An international solution to M&A – Franco Caiado Guerreiro & Associados

When assessing how best to respond to a lack of deal flow in Portugal, the solution to the problem perhaps lies beyond its borders, says João Caiado Guerreiro, Managing Partner of Lisbon’s Franco Caiado Guerreiro & Associados.

Unlike Greece or Italy, which have more domestically focused markets, Portugal benefits from its expansionist legacy and there is now a new three-pronged deal engine that is increasingly connecting Portugal with its former colonies.
“It is clear there is not much domestic growth so companies are targeting markets that are growing,” Guerreiro observes. “Angola, Mozambique and Brazil are where the major activity is now taking place and the majority of Portugal’s largest businesses are now in at least one of those countries.”
There is a new cross-border dynamic between the centres. Recent deals have seen Brazilian mining company Vale pledge hundreds of millions of euros to Mozambique, Angolan oil producer Sonangol is investing in Brazil, Portugal’s Galp recently sold a stake in its Brazilian business to China’s Sinopec, and domestic bank Millennium BCP has announced plans to open in Brazil this year.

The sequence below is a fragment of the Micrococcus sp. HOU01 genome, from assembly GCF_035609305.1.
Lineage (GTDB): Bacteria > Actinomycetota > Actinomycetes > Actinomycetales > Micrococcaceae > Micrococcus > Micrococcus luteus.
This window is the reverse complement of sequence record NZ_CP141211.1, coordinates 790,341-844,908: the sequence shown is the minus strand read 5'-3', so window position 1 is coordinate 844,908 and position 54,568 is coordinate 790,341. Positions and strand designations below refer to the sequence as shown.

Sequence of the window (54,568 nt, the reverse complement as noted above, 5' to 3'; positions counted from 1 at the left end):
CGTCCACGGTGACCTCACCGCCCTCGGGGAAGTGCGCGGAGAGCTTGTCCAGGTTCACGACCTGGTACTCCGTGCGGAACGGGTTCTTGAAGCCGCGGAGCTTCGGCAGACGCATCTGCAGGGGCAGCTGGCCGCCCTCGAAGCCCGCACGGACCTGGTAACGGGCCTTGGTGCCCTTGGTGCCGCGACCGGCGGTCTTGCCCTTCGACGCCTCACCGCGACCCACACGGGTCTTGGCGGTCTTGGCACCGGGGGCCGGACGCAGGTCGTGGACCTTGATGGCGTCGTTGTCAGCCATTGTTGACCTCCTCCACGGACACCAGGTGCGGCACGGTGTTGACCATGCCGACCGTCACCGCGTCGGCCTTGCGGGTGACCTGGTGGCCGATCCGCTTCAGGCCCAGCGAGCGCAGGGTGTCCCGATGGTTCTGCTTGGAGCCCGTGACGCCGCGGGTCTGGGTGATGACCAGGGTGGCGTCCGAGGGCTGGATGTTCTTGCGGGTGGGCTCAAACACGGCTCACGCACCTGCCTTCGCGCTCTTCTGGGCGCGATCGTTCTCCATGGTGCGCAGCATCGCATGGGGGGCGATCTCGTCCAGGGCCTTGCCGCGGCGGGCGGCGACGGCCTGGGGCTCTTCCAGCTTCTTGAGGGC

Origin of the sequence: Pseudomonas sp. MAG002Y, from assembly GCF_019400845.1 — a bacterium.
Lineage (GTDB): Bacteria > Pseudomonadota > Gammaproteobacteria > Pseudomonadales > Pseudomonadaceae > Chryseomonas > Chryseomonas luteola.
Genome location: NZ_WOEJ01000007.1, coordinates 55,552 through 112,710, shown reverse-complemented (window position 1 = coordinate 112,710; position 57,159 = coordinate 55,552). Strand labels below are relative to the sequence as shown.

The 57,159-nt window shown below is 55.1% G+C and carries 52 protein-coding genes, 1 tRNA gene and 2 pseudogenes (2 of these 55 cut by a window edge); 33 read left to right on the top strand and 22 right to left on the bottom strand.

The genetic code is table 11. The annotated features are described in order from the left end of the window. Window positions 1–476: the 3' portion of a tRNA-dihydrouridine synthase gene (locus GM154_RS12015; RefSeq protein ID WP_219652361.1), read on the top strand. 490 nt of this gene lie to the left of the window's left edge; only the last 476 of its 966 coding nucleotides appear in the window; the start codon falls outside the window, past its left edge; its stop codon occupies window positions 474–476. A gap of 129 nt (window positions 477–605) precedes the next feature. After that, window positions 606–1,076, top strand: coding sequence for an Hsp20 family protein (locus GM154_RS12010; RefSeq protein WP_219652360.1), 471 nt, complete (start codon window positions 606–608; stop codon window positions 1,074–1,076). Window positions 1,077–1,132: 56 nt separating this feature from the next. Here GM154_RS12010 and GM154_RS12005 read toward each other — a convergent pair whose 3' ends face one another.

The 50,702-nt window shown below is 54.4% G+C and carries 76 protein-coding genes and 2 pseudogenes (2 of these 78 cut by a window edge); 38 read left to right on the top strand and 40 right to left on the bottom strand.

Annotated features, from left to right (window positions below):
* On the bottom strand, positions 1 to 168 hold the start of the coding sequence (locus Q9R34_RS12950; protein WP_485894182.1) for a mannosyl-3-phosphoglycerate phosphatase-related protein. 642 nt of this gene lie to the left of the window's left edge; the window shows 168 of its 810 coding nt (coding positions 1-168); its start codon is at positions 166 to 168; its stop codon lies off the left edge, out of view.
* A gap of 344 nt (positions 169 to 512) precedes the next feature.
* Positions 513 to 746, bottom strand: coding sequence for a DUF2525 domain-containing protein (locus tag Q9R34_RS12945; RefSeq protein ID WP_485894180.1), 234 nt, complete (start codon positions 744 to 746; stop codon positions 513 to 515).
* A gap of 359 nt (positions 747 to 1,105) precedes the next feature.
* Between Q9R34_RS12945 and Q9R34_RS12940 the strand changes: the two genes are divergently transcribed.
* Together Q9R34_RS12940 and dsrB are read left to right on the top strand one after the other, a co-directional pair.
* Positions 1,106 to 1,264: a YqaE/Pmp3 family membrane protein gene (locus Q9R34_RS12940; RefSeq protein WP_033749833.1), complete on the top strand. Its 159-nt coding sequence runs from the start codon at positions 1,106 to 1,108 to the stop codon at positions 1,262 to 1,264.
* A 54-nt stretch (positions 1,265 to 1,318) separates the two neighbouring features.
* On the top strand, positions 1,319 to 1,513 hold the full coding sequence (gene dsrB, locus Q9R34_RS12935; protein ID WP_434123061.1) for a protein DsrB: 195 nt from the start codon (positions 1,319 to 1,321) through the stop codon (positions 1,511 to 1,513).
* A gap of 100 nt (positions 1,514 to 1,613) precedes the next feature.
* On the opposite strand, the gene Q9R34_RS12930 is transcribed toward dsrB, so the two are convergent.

“Some of these deals have gone below the radar because of their size, but there is actually a lot of international activity flowing to and from Portugal,” he says.
Many from the former colonies, and beyond, see Portugal’s domestic downturn as a buying opportunity, and the firm has worked on matters for clients from Angola, Brazil, France and other jurisdictions looking at Portuguese assets, especially in key sectors like energy, natural resources and financial services, Guerreiro says.
“The problem is not a lack of buyers but a lack of targets. Foreign investors are keen to acquire good assets but the current owners do not want to sell. But I expect, as the market stabilises, more family-owned Portuguese companies will look to sell stakes to outside investors.”